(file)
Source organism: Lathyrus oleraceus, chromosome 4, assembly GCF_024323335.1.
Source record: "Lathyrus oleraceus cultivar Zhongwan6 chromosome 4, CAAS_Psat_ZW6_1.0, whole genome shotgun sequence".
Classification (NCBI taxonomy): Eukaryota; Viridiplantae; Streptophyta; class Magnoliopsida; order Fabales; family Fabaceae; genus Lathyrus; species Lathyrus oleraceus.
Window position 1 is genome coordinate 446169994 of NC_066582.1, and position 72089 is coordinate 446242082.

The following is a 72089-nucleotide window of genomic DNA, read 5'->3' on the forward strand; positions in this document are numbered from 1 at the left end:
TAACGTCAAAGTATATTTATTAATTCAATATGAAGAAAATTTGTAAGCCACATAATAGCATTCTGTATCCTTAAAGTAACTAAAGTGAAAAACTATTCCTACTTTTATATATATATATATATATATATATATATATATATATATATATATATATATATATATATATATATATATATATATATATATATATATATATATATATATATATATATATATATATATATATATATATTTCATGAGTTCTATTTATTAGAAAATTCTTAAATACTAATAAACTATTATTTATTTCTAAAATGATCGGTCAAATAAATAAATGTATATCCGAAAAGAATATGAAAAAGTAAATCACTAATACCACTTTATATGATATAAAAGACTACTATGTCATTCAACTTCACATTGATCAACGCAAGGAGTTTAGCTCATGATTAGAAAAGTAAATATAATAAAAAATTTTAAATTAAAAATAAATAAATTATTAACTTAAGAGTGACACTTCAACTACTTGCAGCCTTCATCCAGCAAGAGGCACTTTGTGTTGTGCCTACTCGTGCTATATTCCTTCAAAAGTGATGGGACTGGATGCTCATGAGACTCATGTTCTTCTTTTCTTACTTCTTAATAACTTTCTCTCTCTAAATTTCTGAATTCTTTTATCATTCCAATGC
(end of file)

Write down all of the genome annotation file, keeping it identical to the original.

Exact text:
Source organism: Lathyrus oleraceus, chromosome 4, assembly GCF_024323335.1.
Source record: "Lathyrus oleraceus cultivar Zhongwan6 chromosome 4, CAAS_Psat_ZW6_1.0, whole genome shotgun sequence".
Classification (NCBI taxonomy): Eukaryota; Viridiplantae; Streptophyta; class Magnoliopsida; order Fabales; family Fabaceae; genus Lathyrus; species Lathyrus oleraceus.
Window position 1 is genome coordinate 446169994 of NC_066582.1, and position 72089 is coordinate 446242082.

The following is a 72089-nucleotide window of genomic DNA, read 5'->3' on the forward strand; positions in this document are numbered from 1 at the left end:
TAACGTCAAAGTATATTTATTAATTCAATATGAAGAAAATTTGTAAGCCACATAATAGCATTCTGTATCCTTAAAGTAACTAAAGTGAAAAACTATTCCTACTTTTATATATATATATATATATATATATATATATATATATATATATATATATATATATATATATATATATATATATATATATATATATATATATATATATATATATATATATATATATATATATATATATTTCATGAGTTCTATTTATTAGAAAATTCTTAAATACTAATAAACTATTATTTATTTCTAAAATGATCGGTCAAATAAATAAATGTATATCCGAAAAGAATATGAAAAAGTAAATCACTAATACCACTTTATATGATATAAAAGACTACTATGTCATTCAACTTCACATTGATCAACGCAAGGAGTTTAGCTCATGATTAGAAAAGTAAATATAATAAAAAATTTTAAATTAAAAATAAATAAATTATTAACTTAAGAGTGACACTTCAACTACTTGCAGCCTTCATCCAGCAAGAGGCACTTTGTGTTGTGCCTACTCGTGCTATATTCCTTCAAAAGTGATGGGACTGGATGCTCATGAGACTCATGTTCTTCTTTTCTTACTTCTTAATAACTTTCTCTCTCTAAATTTCTGAATTCTTTTATCATTCCAATGC